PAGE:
In a world where contact sports like football and soccer seem to rule supreme, it's surprising that so many people become transfixed by competitive figure skating. On the surface, the sport may seem pretty girly. After all, competitors routinely wear tights, spangled leotard costumes and enough stage makeup to keep L'Oreal in business. The reality is that these athletes have devoted their young lives to projecting an image of effortless grace, when in fact it takes strength, balance, flexibility and even pain to pull off an excellent program.
When ice skating took shape in its earliest form, it was for transportation purposes rather than fun. Skeletons dating back to 10,000 B.C. found in the Netherlands had animal bones tied to their feet -- crude skating blades. Though ice skating surfaced in other parts of the world, figure skating really began to take shape with the creation of the Edinburgh Skating Club in 1742. At this point, however, the pastime was closed off to women.
In 1772, a British figure skater named Robert Jones penned "A Treatise on Skating," which conveyed his belief that successful skaters must have artistic and athletic abilities. He also encouraged women to become involved with the sport. Although much of the credit for the development of competitive figure skating is given to Jones, an American ballet dancer named Jackson Haines is considered by many to be largely responsible for morphing it into the sport we know today. Prior to Haines' influence, figure skating was stiff and less creative than it is now. In the 1860s, Haines began to incorporate dance movements into skating routines. His style was so well-liked that it became known as the international method of figure skating, which prevails today.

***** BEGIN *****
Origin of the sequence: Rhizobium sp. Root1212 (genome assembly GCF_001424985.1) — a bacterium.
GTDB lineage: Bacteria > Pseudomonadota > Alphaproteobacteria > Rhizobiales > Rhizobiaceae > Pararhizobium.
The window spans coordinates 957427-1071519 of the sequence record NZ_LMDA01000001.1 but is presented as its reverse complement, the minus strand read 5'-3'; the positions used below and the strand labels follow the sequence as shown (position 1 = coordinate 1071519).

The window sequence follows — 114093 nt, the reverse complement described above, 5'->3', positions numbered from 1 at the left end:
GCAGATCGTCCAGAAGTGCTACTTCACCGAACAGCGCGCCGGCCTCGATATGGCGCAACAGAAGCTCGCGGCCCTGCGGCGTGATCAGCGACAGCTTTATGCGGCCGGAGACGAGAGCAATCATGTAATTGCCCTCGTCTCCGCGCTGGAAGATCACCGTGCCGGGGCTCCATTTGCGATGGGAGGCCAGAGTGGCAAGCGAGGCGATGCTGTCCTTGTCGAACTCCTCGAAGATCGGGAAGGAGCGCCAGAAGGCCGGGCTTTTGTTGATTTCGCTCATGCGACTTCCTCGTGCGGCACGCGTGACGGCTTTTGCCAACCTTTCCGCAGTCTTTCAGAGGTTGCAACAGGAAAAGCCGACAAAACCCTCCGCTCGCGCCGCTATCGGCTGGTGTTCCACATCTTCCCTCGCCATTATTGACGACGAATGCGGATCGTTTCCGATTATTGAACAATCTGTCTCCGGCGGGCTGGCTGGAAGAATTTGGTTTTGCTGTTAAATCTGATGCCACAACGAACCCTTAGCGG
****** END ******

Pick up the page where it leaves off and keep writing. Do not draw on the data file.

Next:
So what does it take to become a competitor in the sport of figure skating? And what notorious scandals have been associated with the pastime? Next, find out about the tests skaters must pass to compete.